Economic Consequences of a Ukraine Peace
The demand that Russia pay reparations for its unprovoked war in Ukraine is morally compelling. But Russia would be less likely to reconcile itself to Ukraine’s independence and territorial integrity, leaving Ukrainians unsafe and thus unable to embark on reconstruction, much less sustain stable economic growth.
BERKELEY – Russia’s war on Ukraine shows no sign of ending, but it is not too soon to start thinking about how to ensure postwar Ukraine’s stability, prosperity, and security. Already, two discussions are occurring: one about financing economic reconstruction, and the other about affirming Ukraine’s external security. The problem is that these discussions are proceeding separately, even though the issues are intimately related.
Reconstruction costs are uncertain because the course of the war is uncertain. Ukraine’s prewar GDP was some $150 billion. Given a capital-output ratio of three, and assuming that a third of the capital stock will be destroyed, we are again talking about $150 billion. As always, alternative assumptions yield alternative scenarios, but $150 billion seems like a reasonable starting point.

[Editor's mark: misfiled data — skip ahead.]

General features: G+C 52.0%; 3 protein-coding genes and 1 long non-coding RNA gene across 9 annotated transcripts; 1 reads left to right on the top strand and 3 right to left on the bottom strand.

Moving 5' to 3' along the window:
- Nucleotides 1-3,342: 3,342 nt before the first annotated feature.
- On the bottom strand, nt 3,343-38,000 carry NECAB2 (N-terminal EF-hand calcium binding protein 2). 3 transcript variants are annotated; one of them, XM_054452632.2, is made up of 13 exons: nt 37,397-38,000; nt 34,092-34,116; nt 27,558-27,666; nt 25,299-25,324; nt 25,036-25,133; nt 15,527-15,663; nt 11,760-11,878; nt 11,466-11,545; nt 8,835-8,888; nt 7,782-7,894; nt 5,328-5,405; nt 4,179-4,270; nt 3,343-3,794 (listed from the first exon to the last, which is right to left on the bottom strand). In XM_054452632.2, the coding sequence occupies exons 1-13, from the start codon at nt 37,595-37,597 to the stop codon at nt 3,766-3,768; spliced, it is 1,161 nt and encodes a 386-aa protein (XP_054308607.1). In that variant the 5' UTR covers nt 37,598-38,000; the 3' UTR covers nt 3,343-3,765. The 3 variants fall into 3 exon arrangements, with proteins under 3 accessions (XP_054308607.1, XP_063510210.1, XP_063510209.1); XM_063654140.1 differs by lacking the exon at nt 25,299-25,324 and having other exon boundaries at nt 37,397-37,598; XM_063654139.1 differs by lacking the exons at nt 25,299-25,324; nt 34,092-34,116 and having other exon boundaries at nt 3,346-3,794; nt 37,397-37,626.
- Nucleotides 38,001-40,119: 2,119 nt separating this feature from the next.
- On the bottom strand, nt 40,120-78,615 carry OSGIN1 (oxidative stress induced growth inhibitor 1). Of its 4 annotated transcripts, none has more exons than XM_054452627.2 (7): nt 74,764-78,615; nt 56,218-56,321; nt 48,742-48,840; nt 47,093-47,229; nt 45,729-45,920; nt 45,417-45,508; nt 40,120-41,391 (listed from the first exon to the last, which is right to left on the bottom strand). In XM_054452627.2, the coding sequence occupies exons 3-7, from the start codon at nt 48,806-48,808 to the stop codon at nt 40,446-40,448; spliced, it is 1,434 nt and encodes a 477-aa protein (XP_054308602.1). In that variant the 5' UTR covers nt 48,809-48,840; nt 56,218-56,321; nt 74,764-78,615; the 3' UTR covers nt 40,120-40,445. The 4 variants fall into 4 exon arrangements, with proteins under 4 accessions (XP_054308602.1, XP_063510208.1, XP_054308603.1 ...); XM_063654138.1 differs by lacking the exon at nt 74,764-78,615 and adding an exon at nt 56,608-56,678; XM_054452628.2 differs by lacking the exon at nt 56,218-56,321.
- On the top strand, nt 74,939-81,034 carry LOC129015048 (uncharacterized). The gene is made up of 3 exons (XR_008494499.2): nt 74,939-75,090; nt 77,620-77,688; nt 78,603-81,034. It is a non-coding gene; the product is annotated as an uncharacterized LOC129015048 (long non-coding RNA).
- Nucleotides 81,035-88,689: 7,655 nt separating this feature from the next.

This is not an impossible amount of aid for donors to commit. It is one-sixth the size of the NextGenerationEU program on which European Union states agreed in July 2020. It is one-twelfth the size of the American Rescue Plan Act signed by US President Joe Biden in March 2021.
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